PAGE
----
1. Stephen Fry

2. Will Shortz

3. David Mitchell

4. Erin McKean

5. Anatoly Liberman

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October 22, 2011

in Autobiographical,dictionaries,famous people,Stephen Fry,word games,Words & Origins

There’s a big library on campus currently under noisy refurbishment, but this is not a list of that York Library. That would be a really long list, and I don’t think you would learn much from it. On the other hand, the books that I decided to carry across the ocean with me were chosen based on weight, relevance to the program, and proximity to my heart.

[and then suddenly…]


October 18, 2011

in Autobiographical,Books,dictionaries,latin,libraries,literature,University of York,Words & Origins

When I have thought about and used this word, as in ‘painstakingly obvious’ or ‘she described the incident in painstaking detail,’ I break up the big morphemes as ‘pain and stakingly.’ Then, yesterday, I pressed random word on wordnik.com often enough that I got to the page on the word painstaker. The definition is “One who takes pains.” OF COURSE, said my brain, it is someone who takes pains to make sure every detail is in place. Pains taker, not pain staker.


April 29, 2011

in dictionaries,english,Etymology,FACT,insignificant linguistics mystery,wordnik,Words & Origins

I haven’t done anything today, unless you count the hundreds of words I’ve tagged on Wordnik.com in an attempt to create a foundation for … something.

Basically, I go to an entry for a word. I look at how the word is spelled. I tag the word based on the pattern it has of consonants and vowels. Consonant is c, vowel is v. Panda is “cvccv“. Panther is “cvcccvc“. That’s it.

The beauty of is is when you spend your whole day doing this, your job is basically to ‘think of all the words in English” and then tag them with their consonant/vowel pattern. Some of the combinations point out obvious connections between fight, right, light, might, etc, but other words in the ‘cvccc‘ pattern include birth, waltz, world, and sixth. Unexpected, neh?

I’m sure that a program could be written fairly easily to accomplish this task in minutes, but I had kind of a blast doing it manually. Actually, this blog is taking forever because every word I type here I want to go and tag on wordnik.

As I said, I’m not sure of the practical application of this. Making the connections may be the entire purpose. I mean, you can deduce that ‘deer’ and bead’ have the same pattern of cvvc, (one of the most popular ones, and therefore one I have not been tagging as much). It’s the strange combinations that seem worth making, and I’m happy to make this strong foundation. My favorite series of words is ‘vccvcvcv‘ which currently has: advocate, antelope, envelope, escalate, and ominivore.

A while ago, I brainstormed about what online dictionaries could offer that paper ones cannot, specifically because of Erin McKean’s very smart but understandable TED Talk where she explains the “ham butt problem.” There could be so many more features than we are used to settling for. Wordnik already links to Flickr, and provides etymologies as well as popularity charts on the right side, explaining when a word has come in and out of the language. Pretty sweet stuff.

For some reason, I made an example page of what I thought an online definition page should look like, and included this function. In my example, it was apple, which it turns out has the very strange combination of ‘vcccv.’ It took a long time to match up any other words with that pattern but now there are 5.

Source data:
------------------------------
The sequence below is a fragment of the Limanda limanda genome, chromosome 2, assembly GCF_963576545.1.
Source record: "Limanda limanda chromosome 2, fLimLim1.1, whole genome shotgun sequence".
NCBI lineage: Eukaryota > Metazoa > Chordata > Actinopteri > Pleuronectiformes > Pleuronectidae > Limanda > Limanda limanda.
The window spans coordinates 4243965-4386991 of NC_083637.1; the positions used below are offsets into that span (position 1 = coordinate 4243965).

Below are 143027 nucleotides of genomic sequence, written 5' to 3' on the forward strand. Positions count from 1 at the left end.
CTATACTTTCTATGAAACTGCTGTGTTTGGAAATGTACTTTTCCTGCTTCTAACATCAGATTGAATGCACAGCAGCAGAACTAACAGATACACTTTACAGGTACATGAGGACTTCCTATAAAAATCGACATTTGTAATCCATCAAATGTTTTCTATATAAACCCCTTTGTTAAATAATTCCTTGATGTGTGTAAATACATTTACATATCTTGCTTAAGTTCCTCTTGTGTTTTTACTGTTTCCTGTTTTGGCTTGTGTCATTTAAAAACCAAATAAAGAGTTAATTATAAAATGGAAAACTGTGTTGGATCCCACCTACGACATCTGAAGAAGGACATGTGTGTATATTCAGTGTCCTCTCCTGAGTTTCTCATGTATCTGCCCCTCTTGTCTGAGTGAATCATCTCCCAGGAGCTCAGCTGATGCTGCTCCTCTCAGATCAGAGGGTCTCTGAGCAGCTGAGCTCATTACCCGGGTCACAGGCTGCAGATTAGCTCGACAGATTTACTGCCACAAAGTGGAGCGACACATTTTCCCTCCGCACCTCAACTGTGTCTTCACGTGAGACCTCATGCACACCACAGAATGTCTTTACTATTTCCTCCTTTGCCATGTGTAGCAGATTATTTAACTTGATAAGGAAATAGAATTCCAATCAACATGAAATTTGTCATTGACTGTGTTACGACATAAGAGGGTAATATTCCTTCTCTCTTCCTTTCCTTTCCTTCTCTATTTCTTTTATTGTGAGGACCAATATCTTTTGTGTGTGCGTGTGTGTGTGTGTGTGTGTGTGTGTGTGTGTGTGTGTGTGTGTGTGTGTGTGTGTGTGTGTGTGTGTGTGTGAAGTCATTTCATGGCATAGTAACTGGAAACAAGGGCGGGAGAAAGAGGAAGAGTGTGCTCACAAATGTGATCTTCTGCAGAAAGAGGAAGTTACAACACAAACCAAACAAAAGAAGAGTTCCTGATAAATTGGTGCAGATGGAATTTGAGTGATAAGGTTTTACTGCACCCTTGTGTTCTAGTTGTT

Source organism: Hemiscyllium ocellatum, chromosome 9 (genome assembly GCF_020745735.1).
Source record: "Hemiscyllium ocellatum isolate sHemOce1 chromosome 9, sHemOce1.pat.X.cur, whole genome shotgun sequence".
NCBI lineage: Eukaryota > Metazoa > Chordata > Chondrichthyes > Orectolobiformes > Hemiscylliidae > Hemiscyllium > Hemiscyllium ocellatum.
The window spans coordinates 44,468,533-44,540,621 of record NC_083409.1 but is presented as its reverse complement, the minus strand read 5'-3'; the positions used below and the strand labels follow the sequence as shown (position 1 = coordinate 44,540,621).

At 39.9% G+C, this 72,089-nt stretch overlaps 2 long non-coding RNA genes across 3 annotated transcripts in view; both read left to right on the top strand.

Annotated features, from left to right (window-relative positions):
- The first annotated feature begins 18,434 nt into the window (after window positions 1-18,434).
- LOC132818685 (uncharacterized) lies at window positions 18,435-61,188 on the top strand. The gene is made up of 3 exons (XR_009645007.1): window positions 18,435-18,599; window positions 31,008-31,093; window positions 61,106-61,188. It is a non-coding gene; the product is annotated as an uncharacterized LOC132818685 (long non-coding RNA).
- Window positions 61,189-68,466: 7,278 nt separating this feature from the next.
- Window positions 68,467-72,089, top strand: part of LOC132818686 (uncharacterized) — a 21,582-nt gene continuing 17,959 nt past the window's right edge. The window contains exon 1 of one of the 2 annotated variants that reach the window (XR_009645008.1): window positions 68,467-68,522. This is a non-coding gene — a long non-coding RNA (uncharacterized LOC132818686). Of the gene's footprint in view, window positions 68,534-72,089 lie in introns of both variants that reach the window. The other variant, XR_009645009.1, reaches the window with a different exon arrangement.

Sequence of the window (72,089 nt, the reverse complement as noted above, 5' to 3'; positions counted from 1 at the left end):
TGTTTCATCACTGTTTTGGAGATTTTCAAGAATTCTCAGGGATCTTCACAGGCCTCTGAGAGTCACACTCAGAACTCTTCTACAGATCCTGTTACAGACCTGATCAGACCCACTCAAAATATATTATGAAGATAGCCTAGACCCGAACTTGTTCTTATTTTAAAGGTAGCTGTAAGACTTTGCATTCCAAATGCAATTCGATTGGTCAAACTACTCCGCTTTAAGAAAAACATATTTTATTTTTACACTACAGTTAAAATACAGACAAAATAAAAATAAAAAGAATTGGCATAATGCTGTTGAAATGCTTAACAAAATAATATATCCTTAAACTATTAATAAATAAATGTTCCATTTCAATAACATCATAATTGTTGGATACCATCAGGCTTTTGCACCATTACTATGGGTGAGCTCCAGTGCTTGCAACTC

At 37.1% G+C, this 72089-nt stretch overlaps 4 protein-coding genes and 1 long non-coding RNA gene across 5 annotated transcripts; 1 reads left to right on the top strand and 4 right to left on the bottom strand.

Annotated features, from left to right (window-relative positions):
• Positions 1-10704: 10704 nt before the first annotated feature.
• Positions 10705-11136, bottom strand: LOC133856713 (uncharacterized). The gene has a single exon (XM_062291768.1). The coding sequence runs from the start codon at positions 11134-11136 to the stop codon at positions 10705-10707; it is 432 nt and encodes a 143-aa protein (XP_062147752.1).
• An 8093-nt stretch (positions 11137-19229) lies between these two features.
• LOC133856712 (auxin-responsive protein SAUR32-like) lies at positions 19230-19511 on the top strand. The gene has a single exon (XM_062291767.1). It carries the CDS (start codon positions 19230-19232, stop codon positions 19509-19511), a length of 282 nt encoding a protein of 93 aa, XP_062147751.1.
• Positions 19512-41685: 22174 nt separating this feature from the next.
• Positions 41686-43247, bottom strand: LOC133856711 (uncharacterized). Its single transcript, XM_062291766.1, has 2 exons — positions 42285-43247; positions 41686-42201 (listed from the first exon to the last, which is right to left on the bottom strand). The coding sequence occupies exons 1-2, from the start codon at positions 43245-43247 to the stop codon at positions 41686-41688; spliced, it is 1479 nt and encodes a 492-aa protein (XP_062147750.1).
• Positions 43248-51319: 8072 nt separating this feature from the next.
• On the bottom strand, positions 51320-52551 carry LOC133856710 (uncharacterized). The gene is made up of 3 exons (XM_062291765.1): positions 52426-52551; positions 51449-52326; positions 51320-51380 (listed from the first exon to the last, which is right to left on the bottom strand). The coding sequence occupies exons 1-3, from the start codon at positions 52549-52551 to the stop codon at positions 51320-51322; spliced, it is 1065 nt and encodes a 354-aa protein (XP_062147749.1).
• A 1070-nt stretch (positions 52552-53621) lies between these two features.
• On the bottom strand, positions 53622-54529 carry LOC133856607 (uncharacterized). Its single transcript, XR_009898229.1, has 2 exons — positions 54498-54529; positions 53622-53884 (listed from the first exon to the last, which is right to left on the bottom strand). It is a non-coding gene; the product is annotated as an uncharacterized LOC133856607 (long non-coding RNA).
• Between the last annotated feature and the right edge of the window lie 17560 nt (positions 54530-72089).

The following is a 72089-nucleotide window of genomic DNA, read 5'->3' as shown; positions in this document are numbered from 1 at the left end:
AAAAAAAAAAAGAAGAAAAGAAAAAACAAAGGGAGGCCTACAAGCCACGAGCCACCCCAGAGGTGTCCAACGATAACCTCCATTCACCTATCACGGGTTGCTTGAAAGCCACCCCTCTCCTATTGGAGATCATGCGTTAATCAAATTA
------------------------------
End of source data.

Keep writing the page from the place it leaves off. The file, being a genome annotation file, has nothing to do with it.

Some caveats when tagging and searching for tagged words on Wordnik:
1. I spent a lot of time on this today but I’m only one person. Anyone can add tags by creating their own free little account. Please add them if you think they should be there.
2. I started out just doing 4, 5, and 6 letter words, eventually expanding out to 3-letter and 7-12 letter words. Therefore, if they are 4, 5, or 6 letters long, it’s more likely there will be a larger database of words to compare it to.
3. For some reason today I’m having trouble deciding whether the Y in KEY should be a vowel or a consonant, so I tagged it for both ‘cvv’ and ‘cvc.’
4. So far I haven’t done any hyphenated words, but I’m sure they will fall into place easily.


January 3, 2010

in consonants,dictionaries,vowels,wordnik

Last week I got kicked in the pants by a linguistic celebrity. What happened was that at Andy’s 24th birthday party, 2 guys talking about their difficulty in finding suits their sizes were forced to talk to me by Andy. (I who was being forced to constantly drink more champagne.) I forced the conversation to linguistics as I do, and one of the smartly-dressed chaps suggested I email any famous important linguistics person I could think of in the world and ask for advice. Well I did, and I expected a surrogate response or a cokkie cutter statement but NO, Erin McKean the editor of the New Oxford American Dictionary and all-around good American lexicographer, WROTE BACK… TWICE. It was almost too much to take.
Anyhow she suggested that more than having a job in the industry or taking specific classes what I should really be doing is keeping up on Historical Linguistics literature. I almost jumped out the door to buy some big happy books when I realized I already have 8 that I’ve tried to start and then lost motivation for. “If you think it will be hard to motivate yourself to do the reading set yourself a public goal and blog your progress,” said the mighty lexicographer. And so I am. [and then suddenly…]

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September 2, 2008

in Books,dictionaries,Words & Origins